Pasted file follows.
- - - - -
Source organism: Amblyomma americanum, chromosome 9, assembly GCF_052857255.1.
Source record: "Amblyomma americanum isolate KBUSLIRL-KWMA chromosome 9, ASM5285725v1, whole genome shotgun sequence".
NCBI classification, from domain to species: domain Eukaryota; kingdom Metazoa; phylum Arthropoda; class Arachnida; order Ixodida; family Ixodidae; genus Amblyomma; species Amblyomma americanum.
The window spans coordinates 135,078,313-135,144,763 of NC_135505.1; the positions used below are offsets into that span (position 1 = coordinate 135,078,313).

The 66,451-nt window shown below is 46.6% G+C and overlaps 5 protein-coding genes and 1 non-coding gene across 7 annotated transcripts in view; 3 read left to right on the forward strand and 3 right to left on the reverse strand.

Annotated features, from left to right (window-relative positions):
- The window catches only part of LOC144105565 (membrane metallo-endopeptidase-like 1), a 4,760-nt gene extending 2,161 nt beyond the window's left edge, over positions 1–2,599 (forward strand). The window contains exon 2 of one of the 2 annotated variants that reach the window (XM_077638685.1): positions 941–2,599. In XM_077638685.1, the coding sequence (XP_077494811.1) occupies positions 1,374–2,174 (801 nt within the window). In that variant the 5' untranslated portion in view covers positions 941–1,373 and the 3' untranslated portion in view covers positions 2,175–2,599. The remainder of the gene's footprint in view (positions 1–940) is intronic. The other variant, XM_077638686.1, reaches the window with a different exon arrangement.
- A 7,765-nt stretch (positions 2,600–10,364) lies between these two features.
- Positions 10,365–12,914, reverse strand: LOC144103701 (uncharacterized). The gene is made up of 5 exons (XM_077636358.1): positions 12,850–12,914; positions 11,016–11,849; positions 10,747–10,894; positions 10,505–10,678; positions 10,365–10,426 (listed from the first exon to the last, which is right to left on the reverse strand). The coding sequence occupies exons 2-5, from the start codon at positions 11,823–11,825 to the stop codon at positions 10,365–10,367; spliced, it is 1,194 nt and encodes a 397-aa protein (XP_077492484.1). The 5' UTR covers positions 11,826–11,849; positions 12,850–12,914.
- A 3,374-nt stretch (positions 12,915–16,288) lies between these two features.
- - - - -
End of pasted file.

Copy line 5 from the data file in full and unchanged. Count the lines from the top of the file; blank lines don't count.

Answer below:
The 66,451-nt window shown below is 46.6% G+C and overlaps 5 protein-coding genes and 1 non-coding gene across 7 annotated transcripts in view; 3 read left to right on the forward strand and 3 right to left on the reverse strand.